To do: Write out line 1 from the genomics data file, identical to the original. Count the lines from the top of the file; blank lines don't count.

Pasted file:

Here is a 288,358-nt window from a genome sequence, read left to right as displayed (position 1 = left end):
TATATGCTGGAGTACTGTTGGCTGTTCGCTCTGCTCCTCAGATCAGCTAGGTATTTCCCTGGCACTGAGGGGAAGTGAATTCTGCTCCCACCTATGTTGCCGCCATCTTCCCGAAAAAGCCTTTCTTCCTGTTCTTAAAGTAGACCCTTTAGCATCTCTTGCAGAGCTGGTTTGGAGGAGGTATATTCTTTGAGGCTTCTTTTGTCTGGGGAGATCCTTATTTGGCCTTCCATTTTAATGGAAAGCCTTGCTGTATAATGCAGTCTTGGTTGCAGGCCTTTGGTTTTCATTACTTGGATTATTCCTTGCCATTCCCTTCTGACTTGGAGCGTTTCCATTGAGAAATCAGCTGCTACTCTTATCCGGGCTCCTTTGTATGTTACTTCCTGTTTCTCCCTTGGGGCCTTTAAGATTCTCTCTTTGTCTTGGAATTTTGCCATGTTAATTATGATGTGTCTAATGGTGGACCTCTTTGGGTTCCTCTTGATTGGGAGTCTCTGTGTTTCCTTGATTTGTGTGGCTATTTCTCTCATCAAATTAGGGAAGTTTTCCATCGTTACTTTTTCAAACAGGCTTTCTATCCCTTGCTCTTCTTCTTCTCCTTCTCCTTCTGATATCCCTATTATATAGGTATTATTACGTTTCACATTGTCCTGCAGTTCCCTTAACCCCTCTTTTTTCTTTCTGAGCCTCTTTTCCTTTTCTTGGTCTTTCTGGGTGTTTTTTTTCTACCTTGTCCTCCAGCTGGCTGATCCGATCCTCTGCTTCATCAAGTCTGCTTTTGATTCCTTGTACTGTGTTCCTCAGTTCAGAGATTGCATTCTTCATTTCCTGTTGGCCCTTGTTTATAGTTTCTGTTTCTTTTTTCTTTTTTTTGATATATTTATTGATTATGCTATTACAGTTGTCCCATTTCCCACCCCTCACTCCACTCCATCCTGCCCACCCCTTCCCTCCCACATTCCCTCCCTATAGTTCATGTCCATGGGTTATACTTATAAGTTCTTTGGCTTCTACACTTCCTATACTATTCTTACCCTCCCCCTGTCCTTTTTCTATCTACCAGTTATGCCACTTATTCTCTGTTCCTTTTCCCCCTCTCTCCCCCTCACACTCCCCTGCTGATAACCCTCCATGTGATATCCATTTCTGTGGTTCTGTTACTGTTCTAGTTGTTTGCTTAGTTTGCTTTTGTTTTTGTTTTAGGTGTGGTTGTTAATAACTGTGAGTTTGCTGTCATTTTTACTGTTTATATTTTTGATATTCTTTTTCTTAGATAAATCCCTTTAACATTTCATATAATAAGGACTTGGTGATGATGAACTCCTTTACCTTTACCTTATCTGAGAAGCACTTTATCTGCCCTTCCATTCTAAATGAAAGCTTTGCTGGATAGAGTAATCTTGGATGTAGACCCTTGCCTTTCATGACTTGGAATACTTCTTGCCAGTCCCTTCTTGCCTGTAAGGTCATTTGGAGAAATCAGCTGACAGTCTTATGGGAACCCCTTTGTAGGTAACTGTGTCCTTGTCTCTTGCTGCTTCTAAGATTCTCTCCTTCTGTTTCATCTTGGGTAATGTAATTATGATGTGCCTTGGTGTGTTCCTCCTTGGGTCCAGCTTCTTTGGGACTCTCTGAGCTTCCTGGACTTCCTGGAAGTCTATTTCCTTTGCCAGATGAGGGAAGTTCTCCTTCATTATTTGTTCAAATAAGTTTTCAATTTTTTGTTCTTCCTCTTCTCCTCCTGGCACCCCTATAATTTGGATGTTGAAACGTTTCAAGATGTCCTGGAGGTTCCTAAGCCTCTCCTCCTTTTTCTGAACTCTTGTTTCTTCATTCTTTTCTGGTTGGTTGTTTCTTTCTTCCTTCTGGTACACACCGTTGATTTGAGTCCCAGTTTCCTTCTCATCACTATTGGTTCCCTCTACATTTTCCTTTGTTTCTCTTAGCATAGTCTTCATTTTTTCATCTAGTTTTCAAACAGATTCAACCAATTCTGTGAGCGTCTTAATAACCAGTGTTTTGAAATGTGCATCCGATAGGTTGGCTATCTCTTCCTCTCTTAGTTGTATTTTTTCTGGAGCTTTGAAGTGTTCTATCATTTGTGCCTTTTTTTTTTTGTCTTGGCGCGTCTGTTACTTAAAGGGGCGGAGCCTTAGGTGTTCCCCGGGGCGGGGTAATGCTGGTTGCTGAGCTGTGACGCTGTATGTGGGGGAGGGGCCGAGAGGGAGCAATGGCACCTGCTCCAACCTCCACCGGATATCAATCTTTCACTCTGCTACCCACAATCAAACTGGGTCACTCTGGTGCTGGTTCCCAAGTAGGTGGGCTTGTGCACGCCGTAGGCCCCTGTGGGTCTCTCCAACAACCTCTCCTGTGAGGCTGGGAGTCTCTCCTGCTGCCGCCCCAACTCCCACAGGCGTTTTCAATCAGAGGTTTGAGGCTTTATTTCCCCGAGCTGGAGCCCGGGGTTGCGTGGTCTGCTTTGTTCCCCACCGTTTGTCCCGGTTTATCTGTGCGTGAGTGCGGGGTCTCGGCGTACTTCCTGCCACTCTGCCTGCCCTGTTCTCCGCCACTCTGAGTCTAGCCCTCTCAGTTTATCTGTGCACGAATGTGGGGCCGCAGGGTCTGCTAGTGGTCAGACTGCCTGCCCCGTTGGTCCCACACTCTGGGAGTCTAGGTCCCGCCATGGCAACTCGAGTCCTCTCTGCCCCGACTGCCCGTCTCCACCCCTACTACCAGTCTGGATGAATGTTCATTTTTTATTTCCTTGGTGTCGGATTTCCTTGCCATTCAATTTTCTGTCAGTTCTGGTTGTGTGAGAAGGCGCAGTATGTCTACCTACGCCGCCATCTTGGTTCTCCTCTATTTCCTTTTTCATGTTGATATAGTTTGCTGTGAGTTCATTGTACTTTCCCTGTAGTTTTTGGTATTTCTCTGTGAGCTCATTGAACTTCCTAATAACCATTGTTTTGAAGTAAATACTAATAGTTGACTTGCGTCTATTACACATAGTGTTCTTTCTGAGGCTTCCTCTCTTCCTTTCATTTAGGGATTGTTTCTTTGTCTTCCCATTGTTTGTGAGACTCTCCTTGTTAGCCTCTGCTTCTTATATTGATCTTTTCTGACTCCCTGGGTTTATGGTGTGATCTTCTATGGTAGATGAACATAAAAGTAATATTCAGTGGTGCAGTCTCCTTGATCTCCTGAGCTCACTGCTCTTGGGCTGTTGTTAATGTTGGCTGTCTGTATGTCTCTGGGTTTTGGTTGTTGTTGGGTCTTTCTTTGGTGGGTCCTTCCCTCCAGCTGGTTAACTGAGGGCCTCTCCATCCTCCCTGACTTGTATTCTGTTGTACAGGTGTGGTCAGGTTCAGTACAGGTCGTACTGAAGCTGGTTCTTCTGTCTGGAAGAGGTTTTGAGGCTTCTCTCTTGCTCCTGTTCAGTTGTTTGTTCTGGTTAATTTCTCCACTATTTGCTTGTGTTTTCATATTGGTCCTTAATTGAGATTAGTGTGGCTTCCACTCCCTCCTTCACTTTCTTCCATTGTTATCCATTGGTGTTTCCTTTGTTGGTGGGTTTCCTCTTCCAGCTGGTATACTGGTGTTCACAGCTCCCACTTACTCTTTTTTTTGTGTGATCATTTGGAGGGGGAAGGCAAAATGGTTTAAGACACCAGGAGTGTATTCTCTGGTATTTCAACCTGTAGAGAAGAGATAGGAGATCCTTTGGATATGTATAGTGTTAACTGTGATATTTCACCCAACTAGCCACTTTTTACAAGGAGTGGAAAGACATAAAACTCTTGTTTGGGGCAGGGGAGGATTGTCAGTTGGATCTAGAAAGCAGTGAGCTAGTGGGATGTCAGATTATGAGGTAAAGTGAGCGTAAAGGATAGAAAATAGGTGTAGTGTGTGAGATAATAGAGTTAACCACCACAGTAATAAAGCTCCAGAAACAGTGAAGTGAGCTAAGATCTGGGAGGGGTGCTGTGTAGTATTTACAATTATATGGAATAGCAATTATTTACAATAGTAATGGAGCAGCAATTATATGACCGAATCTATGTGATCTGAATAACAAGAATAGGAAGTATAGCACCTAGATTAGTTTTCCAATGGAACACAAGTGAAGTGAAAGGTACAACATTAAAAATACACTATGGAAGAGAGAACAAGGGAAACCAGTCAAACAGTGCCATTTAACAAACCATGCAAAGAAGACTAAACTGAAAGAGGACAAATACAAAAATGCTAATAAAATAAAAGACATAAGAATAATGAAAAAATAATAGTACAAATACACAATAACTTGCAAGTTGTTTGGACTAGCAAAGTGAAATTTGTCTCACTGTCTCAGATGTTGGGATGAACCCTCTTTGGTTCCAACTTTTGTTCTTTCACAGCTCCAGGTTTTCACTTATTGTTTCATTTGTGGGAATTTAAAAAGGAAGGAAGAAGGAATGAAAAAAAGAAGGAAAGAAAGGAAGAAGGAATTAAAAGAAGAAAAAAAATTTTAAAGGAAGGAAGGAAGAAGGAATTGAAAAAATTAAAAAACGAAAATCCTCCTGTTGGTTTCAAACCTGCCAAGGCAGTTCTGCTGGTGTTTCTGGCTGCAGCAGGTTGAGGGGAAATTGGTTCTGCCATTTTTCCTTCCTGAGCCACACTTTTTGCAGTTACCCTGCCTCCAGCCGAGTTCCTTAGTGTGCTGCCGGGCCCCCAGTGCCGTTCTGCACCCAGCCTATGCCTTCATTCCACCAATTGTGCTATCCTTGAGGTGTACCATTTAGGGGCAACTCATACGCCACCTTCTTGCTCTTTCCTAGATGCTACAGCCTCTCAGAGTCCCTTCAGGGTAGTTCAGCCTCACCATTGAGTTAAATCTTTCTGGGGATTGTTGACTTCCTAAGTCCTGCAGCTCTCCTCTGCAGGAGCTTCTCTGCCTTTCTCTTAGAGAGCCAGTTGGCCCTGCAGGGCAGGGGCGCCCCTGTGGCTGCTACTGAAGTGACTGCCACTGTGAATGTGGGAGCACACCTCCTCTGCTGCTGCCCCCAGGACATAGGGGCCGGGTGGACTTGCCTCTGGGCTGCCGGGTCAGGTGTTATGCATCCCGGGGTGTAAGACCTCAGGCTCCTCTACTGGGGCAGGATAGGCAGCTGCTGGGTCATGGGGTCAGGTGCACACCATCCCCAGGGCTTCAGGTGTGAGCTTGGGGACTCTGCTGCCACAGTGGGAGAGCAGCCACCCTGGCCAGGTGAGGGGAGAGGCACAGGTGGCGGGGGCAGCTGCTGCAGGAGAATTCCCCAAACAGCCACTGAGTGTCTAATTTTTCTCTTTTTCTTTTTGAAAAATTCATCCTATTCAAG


Here is a 288,358-nt window from a genome sequence, read left to right as displayed (position 1 = left end):